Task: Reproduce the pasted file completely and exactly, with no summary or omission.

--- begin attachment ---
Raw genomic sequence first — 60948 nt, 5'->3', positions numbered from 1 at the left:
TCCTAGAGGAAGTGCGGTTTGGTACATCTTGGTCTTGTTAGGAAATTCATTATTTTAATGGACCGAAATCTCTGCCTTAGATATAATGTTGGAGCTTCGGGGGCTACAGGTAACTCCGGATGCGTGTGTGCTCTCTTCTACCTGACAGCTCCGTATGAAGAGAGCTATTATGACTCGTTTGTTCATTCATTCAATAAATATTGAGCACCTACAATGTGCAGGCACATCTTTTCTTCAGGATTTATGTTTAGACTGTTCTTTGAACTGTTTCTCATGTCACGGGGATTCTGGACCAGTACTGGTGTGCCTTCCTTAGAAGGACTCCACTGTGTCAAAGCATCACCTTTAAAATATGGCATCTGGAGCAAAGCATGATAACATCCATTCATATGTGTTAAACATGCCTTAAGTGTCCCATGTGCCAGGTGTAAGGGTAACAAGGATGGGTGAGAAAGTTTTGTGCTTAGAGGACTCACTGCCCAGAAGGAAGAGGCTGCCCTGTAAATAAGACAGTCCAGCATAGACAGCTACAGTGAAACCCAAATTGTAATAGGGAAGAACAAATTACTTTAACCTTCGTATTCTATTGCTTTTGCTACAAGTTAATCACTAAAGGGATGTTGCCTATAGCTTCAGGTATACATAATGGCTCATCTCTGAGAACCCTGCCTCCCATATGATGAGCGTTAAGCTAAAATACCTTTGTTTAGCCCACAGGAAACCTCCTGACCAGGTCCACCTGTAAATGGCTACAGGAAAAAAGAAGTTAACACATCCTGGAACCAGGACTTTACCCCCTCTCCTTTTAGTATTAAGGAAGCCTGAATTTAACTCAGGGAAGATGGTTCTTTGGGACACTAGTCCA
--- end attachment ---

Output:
Raw genomic sequence first — 60948 nt, 5'->3', positions numbered from 1 at the left:
TCCTAGAGGAAGTGCGGTTTGGTACATCTTGGTCTTGTTAGGAAATTCATTATTTTAATGGACCGAAATCTCTGCCTTAGATATAATGTTGGAGCTTCGGGGGCTACAGGTAACTCCGGATGCGTGTGTGCTCTCTTCTACCTGACAGCTCCGTATGAAGAGAGCTATTATGACTCGTTTGTTCATTCATTCAATAAATATTGAGCACCTACAATGTGCAGGCACATCTTTTCTTCAGGATTTATGTTTAGACTGTTCTTTGAACTGTTTCTCATGTCACGGGGATTCTGGACCAGTACTGGTGTGCCTTCCTTAGAAGGACTCCACTGTGTCAAAGCATCACCTTTAAAATATGGCATCTGGAGCAAAGCATGATAACATCCATTCATATGTGTTAAACATGCCTTAAGTGTCCCATGTGCCAGGTGTAAGGGTAACAAGGATGGGTGAGAAAGTTTTGTGCTTAGAGGACTCACTGCCCAGAAGGAAGAGGCTGCCCTGTAAATAAGACAGTCCAGCATAGACAGCTACAGTGAAACCCAAATTGTAATAGGGAAGAACAAATTACTTTAACCTTCGTATTCTATTGCTTTTGCTACAAGTTAATCACTAAAGGGATGTTGCCTATAGCTTCAGGTATACATAATGGCTCATCTCTGAGAACCCTGCCTCCCATATGATGAGCGTTAAGCTAAAATACCTTTGTTTAGCCCACAGGAAACCTCCTGACCAGGTCCACCTGTAAATGGCTACAGGAAAAAAGAAGTTAACACATCCTGGAACCAGGACTTTACCCCCTCTCCTTTTAGTATTAAGGAAGCCTGAATTTAACTCAGGGAAGATGGTTCTTTGGGACACTAGTCCA